Interesting Arizona Facts and Stories

Arizona is a state rich with history, adventure and romance. It also boasts some impressive displays of nature, and we’re not just referring to that really famous big hole in the ground. Read on to learn some incredible facts about this amazing state.

  • A saguaro cactus can store up to nine tons of water.
  • All New England, in addition to the vicinity of Pa would fit inside AZ.
  • AZ became last of the contiguous states and the 48th state on February 1-4, 1912.
  • AZ has 26 peaks which are over 10,000 feet in altitude.
  • AZ has 3,928 mountain peaks and summits-more mountains than any among the other Mountain States (Colorado, Idaho, Montana, Nevada, Nm, Utah, and Wy).
  • AZ has got the greatest contiguous stand of ponderosa pines on the planet stretching from around Flagstaff across the Mogollon Rim to the White Mountains area.
  • AZ is the 6th greatest state in the country, covering 113,909 square miles.
  • AZ’s disparate environment can give both the greatest temperature throughout the nation and also the lowest temperature across the country in the exact same day.
  • Billy the Kid killed his first guy, Redundant Cahill, in Bonita, AZ.
  • Bisbee is the State’s southernmost mile-high city.
  • Bisbee, AZ is known as the Queen of the Copper Mines because during its mining heyday it was the greatest city in the South West between Saint Louis and San Fran and made almost 25% of the world’s copper.
  • Carole Lombard and Clark Gable, a couple of the very notable movie stars of Hollywood’s Golden-Age, were wed on March 18, 1939, in Kingman, AZ.
  • Constructed by Del Webb in 1960, Sun Town, AZ was the first 55-and active adult retirement community in the state.
  • Covering 18,608 sq. miles, Coconino County is the second-largest county by acreage in the 48 contiguous United States Of America.
  • From all of the states in the USA, AZ has got the biggest percent of its own land designated as Indian lands.
  • His brother Virgil was the town marshal.
  • If you cut down a protected species of cactus in AZ, you could spend more than a twelvemonth in jail.
  • Kartchner Caverns, near Benson, AZ, is a huge limestone cavern with 13,000 feet of passages, two rooms as long as gridirons, and 1 of the world’s longest soda straw stalactites: measuring 2 1 feet 3 inches.
  • Many of the creators of San Fran in 1776 were Spanish colonists from Tubac, AZ.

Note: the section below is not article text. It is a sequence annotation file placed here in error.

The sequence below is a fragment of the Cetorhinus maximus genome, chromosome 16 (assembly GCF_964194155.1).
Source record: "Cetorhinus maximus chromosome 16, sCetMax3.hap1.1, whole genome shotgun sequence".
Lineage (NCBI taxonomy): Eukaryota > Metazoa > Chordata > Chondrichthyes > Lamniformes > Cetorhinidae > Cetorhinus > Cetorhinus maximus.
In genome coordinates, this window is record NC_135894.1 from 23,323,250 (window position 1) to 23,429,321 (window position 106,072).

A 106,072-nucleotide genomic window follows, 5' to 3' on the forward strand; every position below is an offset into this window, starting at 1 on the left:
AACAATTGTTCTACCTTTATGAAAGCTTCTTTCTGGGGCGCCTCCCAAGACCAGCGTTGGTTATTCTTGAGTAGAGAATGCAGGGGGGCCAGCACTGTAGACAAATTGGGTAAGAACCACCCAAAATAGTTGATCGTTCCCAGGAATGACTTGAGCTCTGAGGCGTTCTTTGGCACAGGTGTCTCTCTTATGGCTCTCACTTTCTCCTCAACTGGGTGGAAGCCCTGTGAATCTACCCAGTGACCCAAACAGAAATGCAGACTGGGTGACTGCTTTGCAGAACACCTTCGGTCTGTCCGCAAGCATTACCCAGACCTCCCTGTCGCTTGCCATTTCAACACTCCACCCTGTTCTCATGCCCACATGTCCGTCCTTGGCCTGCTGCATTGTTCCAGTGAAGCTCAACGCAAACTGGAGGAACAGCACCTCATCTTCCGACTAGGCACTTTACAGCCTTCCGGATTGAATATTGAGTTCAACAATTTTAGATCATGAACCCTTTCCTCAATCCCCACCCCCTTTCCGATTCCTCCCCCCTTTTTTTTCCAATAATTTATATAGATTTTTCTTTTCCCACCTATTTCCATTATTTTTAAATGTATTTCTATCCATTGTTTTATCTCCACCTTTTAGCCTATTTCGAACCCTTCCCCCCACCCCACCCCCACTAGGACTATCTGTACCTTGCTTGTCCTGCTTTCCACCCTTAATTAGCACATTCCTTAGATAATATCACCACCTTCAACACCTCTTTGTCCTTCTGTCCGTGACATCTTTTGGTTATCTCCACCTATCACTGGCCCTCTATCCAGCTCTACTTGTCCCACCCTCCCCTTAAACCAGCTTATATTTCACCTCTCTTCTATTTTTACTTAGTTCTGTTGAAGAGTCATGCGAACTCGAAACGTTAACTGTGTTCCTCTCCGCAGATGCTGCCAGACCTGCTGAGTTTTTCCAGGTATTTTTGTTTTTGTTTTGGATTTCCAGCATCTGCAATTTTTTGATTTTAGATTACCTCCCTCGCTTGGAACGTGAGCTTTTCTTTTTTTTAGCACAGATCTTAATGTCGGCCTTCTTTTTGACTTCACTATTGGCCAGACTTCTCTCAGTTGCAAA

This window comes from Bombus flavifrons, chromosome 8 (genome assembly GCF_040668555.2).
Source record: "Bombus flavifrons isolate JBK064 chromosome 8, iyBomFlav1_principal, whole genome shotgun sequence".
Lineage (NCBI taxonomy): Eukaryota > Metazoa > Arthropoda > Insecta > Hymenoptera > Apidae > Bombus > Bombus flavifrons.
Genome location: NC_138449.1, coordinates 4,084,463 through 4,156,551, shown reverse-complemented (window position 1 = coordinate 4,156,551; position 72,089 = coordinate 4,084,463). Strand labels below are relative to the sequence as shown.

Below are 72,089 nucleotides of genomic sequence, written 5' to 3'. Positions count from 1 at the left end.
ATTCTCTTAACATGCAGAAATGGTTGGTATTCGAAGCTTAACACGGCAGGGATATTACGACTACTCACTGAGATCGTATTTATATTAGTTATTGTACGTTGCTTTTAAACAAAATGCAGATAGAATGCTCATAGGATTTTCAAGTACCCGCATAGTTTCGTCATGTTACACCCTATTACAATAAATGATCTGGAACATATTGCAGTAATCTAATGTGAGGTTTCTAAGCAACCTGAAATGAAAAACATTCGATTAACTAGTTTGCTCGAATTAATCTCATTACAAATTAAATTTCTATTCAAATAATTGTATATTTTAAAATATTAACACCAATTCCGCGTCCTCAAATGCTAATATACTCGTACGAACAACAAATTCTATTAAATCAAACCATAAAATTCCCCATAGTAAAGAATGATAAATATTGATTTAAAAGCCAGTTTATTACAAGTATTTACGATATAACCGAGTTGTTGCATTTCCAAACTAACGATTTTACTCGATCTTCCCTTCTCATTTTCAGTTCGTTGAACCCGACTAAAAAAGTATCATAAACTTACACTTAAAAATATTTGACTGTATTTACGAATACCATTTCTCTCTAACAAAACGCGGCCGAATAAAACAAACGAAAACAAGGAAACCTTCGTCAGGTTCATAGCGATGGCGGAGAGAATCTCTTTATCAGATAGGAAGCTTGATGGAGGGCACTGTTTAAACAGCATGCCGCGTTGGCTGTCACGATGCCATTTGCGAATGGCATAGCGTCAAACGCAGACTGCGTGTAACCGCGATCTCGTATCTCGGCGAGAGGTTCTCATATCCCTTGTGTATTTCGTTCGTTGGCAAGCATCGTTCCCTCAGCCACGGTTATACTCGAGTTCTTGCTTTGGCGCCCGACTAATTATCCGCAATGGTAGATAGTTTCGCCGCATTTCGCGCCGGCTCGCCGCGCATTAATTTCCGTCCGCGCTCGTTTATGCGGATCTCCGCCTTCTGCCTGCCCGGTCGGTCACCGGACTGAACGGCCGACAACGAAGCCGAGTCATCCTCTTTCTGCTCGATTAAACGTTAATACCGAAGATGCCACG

• More copper is mined in AZ than all the other provinces united, along with the Morenci Mine is the biggest copper company in all of The United States.
  • Mount Lemmon, in the Santa Catalina Mountains, is the southernmost ski resort in the United States.
  • On June 6, 1936, the first barrel of tequila made in the USA rolled off the production line in Nogales, AZ.
  • Palo Verde Nuclear Generating Station, situated about 55 miles west of Phoenix, produces more electricity than any other U.S. power plant.
  • Petrified wood is the official state fossil. The Petrified Forest in northeastern Arizona includes Usa’s greatest deposits of petrified wood.
  • Phoenix originated in 1866 as a hay camp to provide military post Camp McDowell.
  • Renowned labor leader and activist Cesar Chavez was born in Yuma.
  • Roadrunners aren’t only in toons! In AZ, you will find them running up to 1 7-miles per hour away from their enemies.
  • Sandra Day O’Connor, the first woman named to the U.S. Supreme Court, grew up on a big family ranch near Duncan, AZ.
  • Situated on AZ’s western boundary, Parker Dam is the deepest dam in the world at 320 feet.
  • The “Five C’s” of AZ’s economic system are: Oxen, Copper, Citrus, Cotton, and Clime.
  • The 13 stripes on the Arizona flag represent the 13 original colonies of the United States.
  • The best-preserved meteor crater in the world is found near Winslow, AZ.
  • The entire world’s greatest to-scale set of tiny plane models is placed at the library at Embry-Riddle Aeronautical University in Prescott, AZ.
  • The longest staying undamaged segment of Route 66 can be located in AZ and runs from Seligman to Topock, a total of 157 unbroken miles.
  • The Navajo Nation crosses 27,000 square miles across the states of Utah, Arizona and Nm, but its capital is seated in Window Rock, AZ.
  • The only spot in the state where mail is delivered by mule is the village of Supai, situated at the base of the Grand Canyon.
  • The planet’s greatest solar telescope is situated at Kitt Peak National Observatory in Sells, AZ.
  • The quantity of copper utilised to make the copper dome atop AZ’s Capitol building is equal to the sum of money used in 4.8 million pennies.
  • The Saguaro cactus is the greatest cactus seen in the U.S.
  • The Sonoran Desert is the most biologically varied desert in North America.
  • The state of Ma could fit inside Maricopa County (9,922 sq. miles).
  • The talks for Geronimo’s final surrender took place in Skeleton Canyon, near present day Douglas, AZ, in 1886.
  • The two biggest manmade lakes in the USA are Lake Mead and Lake Powell-both found in AZ.
  • The typical state level is 4,000 feet.
  • The westernmost battle of the Civil War was fought at Picacho Pass on April 15, 1862 near Picacho Peak in Pinal County.
  • There are 11.2 million acres of National Forest in AZ, and one fourth of the state forested.
  • There are far more wilderness locations in AZ than in the whole Midwest. AZ only has 90 wilderness locations, while the Midwestern United States has 50.
  • When England’s well-known London Bridge was replaced in the 60’s , where it still stands AZ, the first was bought, dismantled, sent rock by stone and reconstructed in Lake Havasu City, now
  • You could stack four 1,300-foot skyscrapers on top of each other and they still wouldn’t reach the crater rim of the Grand Canyon.
  • Yuma, AZ is the nation’s greatest manufacturer of winter vegetables, particularly lettuce.
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